Bravo angrily confronted Sandoval ahead of narrow budget vote, leaving her in tears; Mayor expected to act Friday

San Antonio – District 1 Councilman Mario Bravo lit into District 7 Councilwoman Ana Sandoval directly ahead of the city budget vote on Sep. 15, in a confrontation that included personal comments, sources tell KSAT.

The confrontation reportedly left Sandoval in tears, and Bravo was later seen shouting at Sandoval’s chief of staff that the councilwoman had “put the knives in my back,” a reference to what Bravo claims was Sandoval’s flip-flop on supporting his plan to use a windfall of unexpected CPS Energy revenues for climate-related projects.

Mayor Ron Nirenberg is aware of the incident and is expected to take some kind of action Friday.

The incident was initially reported by the San Antonio Express News.

During the meeting on the annual budget that followed, Sandoval abstained from a narrow 5-5 vote on whether to hold off on spending $42.5 million of the $75 million in unexpected CPS Energy revenue the city received from the utility.

Bravo was one of the main forces behind the attempt to delay, hoping it would allow his plan to use the money to “reduce future high energy bills, reduce urban heat island effect and flooding, and increase community resilience” to move forward.

But because Sandoval abstained, the split vote meant the motion to delay spending the money failed, and the original plan to use the funds for CPS customer bill credits, proposed by city staff and championed by Mayor Ron Nirenberg, passed instead.

It had been unclear in the week leading up to the vote which way Sandoval would end up voting on the issue. She and Bravo both have reputations as champions of environmental issues, and Sandoval had put forward her own proposal to establish a new climate resiliency and sustainability fund using a portion of the CPS Energy revenue the city receives every year.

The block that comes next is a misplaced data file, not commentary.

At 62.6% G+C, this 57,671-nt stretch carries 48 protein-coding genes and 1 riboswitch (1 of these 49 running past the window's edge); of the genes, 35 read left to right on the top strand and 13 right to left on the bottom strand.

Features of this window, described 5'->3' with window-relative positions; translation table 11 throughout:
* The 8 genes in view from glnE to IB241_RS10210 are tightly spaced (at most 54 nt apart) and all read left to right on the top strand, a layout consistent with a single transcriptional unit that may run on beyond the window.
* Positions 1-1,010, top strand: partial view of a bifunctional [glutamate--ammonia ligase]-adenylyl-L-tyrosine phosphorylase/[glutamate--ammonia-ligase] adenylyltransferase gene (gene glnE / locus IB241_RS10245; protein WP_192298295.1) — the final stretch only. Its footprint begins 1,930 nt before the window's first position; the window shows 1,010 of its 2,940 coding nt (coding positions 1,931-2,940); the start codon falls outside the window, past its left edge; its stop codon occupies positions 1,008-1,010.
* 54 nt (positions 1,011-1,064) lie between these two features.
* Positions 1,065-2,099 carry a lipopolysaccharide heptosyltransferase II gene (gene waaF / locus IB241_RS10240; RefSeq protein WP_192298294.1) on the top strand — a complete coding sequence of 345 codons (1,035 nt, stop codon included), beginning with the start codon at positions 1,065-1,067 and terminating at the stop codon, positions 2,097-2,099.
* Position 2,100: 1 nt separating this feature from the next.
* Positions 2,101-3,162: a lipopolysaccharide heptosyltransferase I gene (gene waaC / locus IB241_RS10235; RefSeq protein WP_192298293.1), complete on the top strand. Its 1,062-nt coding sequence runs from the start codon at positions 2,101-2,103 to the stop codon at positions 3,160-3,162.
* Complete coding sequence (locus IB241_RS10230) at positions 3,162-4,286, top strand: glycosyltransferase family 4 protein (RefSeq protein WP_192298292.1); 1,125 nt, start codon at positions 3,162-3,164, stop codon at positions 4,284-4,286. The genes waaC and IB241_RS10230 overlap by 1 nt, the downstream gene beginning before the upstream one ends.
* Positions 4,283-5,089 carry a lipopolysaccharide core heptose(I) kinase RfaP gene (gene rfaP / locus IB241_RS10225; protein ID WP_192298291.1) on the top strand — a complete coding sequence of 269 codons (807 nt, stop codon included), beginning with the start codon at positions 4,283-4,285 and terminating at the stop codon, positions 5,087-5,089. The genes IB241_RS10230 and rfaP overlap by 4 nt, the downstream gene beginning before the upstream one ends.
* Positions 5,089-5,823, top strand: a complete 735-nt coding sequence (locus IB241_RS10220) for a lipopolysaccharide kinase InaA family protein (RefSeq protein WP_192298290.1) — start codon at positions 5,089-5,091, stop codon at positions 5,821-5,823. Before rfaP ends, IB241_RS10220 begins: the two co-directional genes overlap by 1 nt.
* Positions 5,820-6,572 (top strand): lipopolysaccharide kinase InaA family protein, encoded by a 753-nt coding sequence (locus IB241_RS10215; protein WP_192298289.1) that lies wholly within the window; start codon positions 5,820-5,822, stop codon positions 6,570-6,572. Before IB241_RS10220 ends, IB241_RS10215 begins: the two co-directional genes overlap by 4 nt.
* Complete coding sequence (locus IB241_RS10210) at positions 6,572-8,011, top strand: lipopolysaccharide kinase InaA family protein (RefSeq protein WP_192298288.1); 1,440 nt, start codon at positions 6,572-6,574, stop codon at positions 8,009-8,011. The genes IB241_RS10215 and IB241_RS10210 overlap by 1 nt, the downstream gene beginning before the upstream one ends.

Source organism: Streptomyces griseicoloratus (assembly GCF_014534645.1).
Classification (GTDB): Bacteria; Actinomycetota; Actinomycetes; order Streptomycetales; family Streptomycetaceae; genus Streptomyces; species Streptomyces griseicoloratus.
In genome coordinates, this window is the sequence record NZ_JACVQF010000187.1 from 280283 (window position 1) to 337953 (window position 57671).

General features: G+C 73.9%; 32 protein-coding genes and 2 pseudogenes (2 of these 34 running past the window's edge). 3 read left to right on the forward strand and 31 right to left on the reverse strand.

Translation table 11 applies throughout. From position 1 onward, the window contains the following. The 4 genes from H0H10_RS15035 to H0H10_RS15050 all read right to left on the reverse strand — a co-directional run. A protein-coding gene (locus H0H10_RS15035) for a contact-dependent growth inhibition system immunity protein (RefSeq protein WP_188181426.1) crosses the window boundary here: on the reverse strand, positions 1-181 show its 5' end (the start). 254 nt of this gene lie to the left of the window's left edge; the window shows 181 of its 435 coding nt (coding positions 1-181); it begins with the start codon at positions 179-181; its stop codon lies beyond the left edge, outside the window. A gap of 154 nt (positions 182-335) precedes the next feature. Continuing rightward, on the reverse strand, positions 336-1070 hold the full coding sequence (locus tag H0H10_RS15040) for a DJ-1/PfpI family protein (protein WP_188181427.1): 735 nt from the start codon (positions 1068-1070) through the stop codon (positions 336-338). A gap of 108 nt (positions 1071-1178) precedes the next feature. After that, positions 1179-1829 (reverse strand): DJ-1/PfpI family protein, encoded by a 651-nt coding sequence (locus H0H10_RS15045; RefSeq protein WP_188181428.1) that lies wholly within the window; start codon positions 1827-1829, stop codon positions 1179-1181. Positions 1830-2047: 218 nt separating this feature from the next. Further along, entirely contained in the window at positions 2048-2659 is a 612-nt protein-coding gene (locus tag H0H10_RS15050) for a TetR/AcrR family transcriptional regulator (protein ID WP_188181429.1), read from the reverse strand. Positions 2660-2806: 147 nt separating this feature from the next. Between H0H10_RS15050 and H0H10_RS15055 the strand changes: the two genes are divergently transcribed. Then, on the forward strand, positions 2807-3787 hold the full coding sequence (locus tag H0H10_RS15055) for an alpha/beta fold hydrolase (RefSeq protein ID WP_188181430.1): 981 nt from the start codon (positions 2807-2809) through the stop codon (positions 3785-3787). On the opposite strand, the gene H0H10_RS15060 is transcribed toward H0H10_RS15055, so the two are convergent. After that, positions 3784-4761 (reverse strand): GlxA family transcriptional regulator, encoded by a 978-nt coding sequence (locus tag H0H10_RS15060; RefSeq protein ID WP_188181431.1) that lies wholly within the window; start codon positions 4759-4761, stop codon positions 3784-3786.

Unlike Bravo’s proposal, though, Sandoval’s passed as part of the final budget with $9.5 million of funding for FY 2023 and $9.15 million for FY 2024.

Pressed after the meeting about why she had abstained on the vote to delay spending the $42.5 million, Sandoval told KSAT, with clear frustration, “because I didn’t support either one, OK?”

Before the meeting began, city hall sources say Bravo got into a confrontation with Sandoval in city council chambers.

The two council members had previously dated, and a source says Bravo’s comments turned personal and “a line was crossed,” though the source did not get into the specifics.

Sources say Sandoval was left in tears, and Andrew Solano, Sandoval’s chief of staff, later told Bravo he did not need to make the issue personal. As Solano walked away, Bravo was seen following him and shouting, “she put the knives in my back.”

In an emailed statement from a spokeswoman, Bravo said Thursday:

“Councilwoman Sandoval’s team promised to be the 6th vote on a major climate policy issue that we both share a deep commitment to. When she broke her promise at the last hour, I lost my cool and said things that I regret. While I struggle to understand why she compromised her principals (sic) in last week’s vote, I remain committed to working professionally with all of my council colleagues to advance policies that benefit our city.”

However, a city hall source familiar with the discussions between the two council offices leading up to the budget meeting says Sandoval’s team did not make any commitment to support Bravo’s proposed use of the money.

Bravo’s anger was on display later during the actual meeting, too. During the discussion following the split vote, the District 1 councilman brought up Sandoval’s proposal.

“I looked at this proposal and it’s funny, you know, that I got so much criticism for the proposal I put forward, got that criticism from the mayor and Councilwoman Sandoval for the lack of detail. But I see the same thing in this proposal,” Bravo said.

City Attorney Andy Segovia later interrupted Bravo to tell him to stop referencing Sandoval.

“The point of decorum I’m trying to make is that your comments should be directed at the policy, at the staffer, but not to other council members. That’s a rule that this council has adopted. And so that’s why I’m bringing up a…” Segovia said before Bravo jumped back in.

“And I’m not addressing her directly. I’m addressing the plan, the proposal,” the councilman said.

“You have been during the whole discussion council,” Segovia replied.

Sandoval’s office issued the following statement:

“Councilwoman Sandoval is not going to comment on the incident. She is instead focused on the incredible investment City Council made that will invest $10m a year towards climate action.”

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